Life seems to have changed a bit. Lately, I am not spending more than an hour on social media everyday. I now work in an organisation where employees have no access to Internet. While I missed reading Facebook posts, and seeing pictures of adorable animals for the first couple of days, now I reckon it is cathartic to stay away from Internet. When I was a journalist, my schedule was erratic, my routine was haywire, deadlines were pressing, and there was so much stress. Now that I am employed at a corporate company, I am beginning to find a rhythm. It feels great to pause and slow down. 🙂 Maybe, EB White was right when he wrote in Charlotte’s Web, “Never hurry and never worry!”
I have been reading for a couple of hours everyday. Although I miss binging, I am managing to be regular. My only complaint is that I don’t find enough time to write these days. But as Michael Crichton mentioned in Jurassic Park, “Life finds a way!” I hope. 🙂
This month, after Neverwhere, I read a couple of books of my favourite authors – Talkative Man by RK Narayan and The Graveyard Book by Neil Gaiman. Talkative Man is one among 10 books that I bought at my local library’s clearance sale (a blog here). The edition that I managed to acquire was printed in 1986, and it has got some lovely illustrations by RK Laxman. But, I was more excited for the book is older than me. 😉
Talkative Man – the shortest novel of the author – is not quite RK Narayan. The protagonist, fondly called TM by the fascinating people of Malgudi, is not obnoxiously talkative. I found the other citizens of Malgudi more talkative than him. TM – a bachelor who doesn’t have to work – is a freelance reporter. When all is well with his life, he meets a suspicious man from Timbuctoo, and lets him share his roof for a while. A woman claiming to be the mysterious man’s wife camps at Malgudi’s railway station, and seeks TM’s help to reunite with her husband. TM finds himself in a tight spot. Should he save his charming friend from an overbearing wife? Or should he help a woman find her husband? When he makes a choice, the plot unfolds in a Wodehousian manner.
I love RK Narayan’s books. Despite being the writer’s fan, I didn’t smile often when I read Talkative Man. The story ended before it could draw me in. Sadly, the book didn’t offer the deep sigh that one heaves after reading the last page. I only thought: Was it really RK Narayan? On the other hand, I don’t want to be too critical. Because, it was RK Narayan after all. 🙂 He was the one who gave me The English Teacher and A Tiger for Malgudi.
I love Neil Gaiman. I have mentioned it in many of my blogs. But, I must say again. I love Gaiman’s writing, and imagination. I often tell my friends if Neil Gaiman, Haruki Murakami and JK Rowling come to India, I will fly to whichever city they’d visit. 🙂 Gaiman didn’t disappoint in The Graveyard Book too. It took a little while for me to invest, but it was deeply satisfying at the end.
Not quite often does one meet friendly ghosts. As The Graveyard Book is replete with phantoms who are affectionate, hilarious, and thoughtful, the book seems more special to me. Of all the characters, my favourite is Silas. Although he is a stud of a guardian, there is something beautifully melancholic about Silas. A profound, enchanting story lies in him. Just like how I wished Gaiman could write a novel on the Hempstocks from The Ocean at the End of the Lane, I am eager to learn more about Silas.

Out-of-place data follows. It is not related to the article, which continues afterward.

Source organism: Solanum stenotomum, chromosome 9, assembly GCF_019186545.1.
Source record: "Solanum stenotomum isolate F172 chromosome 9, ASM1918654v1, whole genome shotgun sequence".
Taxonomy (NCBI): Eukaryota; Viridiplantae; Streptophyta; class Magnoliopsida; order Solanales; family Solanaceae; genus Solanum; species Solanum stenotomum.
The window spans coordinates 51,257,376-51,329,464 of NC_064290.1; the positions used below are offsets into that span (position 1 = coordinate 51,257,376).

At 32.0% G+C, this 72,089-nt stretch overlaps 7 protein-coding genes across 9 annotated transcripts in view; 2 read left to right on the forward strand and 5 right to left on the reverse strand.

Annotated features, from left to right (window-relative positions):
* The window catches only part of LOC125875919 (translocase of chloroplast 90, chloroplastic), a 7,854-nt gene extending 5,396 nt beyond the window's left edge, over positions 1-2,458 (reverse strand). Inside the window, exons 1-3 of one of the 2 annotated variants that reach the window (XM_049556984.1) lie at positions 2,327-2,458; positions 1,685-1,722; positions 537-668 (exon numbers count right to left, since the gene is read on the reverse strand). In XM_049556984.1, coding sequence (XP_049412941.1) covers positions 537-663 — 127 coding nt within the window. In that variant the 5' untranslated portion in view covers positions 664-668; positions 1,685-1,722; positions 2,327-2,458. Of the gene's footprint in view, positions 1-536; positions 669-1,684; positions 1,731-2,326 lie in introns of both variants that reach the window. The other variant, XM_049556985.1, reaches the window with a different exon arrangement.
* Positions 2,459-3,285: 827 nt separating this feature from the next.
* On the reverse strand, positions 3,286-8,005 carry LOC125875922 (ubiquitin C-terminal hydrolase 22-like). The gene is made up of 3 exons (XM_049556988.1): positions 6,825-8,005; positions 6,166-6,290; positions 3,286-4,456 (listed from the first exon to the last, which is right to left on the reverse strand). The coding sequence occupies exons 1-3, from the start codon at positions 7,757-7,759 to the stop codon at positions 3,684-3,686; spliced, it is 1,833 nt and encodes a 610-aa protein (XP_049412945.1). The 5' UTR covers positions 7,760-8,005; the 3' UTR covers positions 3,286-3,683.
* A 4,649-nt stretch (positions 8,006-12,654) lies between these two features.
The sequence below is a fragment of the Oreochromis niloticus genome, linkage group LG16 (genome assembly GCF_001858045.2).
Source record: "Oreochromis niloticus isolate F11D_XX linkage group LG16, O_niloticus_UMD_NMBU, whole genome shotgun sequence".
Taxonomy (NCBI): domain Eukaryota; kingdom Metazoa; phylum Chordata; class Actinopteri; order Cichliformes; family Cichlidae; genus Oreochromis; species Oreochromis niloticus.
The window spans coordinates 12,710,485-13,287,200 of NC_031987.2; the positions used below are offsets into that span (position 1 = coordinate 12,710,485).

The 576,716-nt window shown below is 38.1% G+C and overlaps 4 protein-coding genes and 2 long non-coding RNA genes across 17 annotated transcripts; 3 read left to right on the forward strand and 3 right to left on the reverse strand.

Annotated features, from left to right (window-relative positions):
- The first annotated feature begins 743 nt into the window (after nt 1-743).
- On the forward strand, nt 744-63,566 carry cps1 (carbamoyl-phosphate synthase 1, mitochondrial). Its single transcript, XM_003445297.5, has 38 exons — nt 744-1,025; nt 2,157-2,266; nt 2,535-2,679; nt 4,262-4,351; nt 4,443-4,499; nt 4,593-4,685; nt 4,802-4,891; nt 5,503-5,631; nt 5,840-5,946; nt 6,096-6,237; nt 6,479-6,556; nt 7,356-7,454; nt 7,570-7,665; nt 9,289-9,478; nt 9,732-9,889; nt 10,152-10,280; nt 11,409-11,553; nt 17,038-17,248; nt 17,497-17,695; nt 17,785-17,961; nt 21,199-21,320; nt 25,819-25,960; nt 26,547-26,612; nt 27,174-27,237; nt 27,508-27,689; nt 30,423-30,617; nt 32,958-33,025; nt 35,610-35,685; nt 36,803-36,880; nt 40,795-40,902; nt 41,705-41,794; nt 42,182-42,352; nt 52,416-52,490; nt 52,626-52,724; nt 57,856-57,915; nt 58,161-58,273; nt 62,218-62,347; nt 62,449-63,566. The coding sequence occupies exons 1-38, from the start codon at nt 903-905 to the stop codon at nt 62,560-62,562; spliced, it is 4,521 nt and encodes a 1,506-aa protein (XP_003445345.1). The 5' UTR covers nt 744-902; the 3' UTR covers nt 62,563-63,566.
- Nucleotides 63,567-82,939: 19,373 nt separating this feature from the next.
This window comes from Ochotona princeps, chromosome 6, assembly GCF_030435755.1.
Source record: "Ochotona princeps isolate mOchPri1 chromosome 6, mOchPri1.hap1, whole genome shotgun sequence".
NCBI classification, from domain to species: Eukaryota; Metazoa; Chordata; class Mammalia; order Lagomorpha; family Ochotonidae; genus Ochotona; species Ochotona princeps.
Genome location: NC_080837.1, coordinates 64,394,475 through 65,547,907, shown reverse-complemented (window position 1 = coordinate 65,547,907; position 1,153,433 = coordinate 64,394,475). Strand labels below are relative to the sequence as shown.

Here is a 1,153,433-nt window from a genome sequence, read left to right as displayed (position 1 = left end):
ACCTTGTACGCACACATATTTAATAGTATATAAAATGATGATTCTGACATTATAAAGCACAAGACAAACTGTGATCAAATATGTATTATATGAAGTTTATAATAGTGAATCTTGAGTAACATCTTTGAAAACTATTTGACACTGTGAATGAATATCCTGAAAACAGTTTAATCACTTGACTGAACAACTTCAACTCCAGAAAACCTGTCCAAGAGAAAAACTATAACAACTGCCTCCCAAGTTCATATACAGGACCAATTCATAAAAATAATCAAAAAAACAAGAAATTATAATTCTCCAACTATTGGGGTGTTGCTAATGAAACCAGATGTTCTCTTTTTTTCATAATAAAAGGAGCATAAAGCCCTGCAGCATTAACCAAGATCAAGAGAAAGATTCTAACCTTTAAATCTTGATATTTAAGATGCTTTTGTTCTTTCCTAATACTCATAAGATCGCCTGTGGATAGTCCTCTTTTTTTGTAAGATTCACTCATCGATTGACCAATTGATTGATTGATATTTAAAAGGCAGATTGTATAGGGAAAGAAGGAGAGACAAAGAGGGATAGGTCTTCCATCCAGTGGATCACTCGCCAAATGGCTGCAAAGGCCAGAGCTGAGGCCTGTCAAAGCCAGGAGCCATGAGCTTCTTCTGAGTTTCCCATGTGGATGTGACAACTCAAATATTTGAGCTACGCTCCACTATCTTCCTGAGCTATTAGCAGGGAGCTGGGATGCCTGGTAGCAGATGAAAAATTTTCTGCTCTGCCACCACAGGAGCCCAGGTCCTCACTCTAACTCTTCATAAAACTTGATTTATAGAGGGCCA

Oh, I love Liza Hempstock from The Graveyard Book too. What a witch! Also, I want to have a real conversation with the poet Nehemiah Trot. He is incredibly witty and funny. 🙂
Gaiman seems to enjoy himself while writing his villains. The man Jack is as interesting as Croupe and Vandemar from Neverwhere. And, this time too, Gaiman’s reflections on memories, and the need to let go are riveting. Thus, I have hopelessly fallen in love with another children’s book this year after Charlotte’s Web, Coraline, and Dogsbody.
Some favourite passages from The Graveyard Book:
I enjoyed quite a few, and I have listed all of it. Sorry about the length. 🙂
You’re always you, and that don’t change, and you’re always changing, and there’s nothing you can do about it.
It’s like the people who believe they’ll be happy if they go and live somewhere else, but who learn it doesn’t work that way. Wherever you go, you take yourself with you. If you see what I mean.
“Name the different kinds of people,” said Miss Lupescu. “Now.” Bod thought for a moment. “The living,” he said. “Er. The dead.” He stopped. Then, “… Cats?” he offered, uncertainly.
People want to forget the impossible. It makes their world safer.
Things bloosom in their time. They bud and bloom, blossom and fade. Everything in its time.
Fear is contagious. You can catch it. Sometimes all it takes is for someone to say that they’re scared for the fear to become real.
He would go somewhere no one knew him, and he would sit in a library all day and read books and listen to people breathing.
There were people you could hug, and then there was Silas.
It’s not irrelevant, those moments of connection, those places where fiction saves your life. It’s the most important thing there is.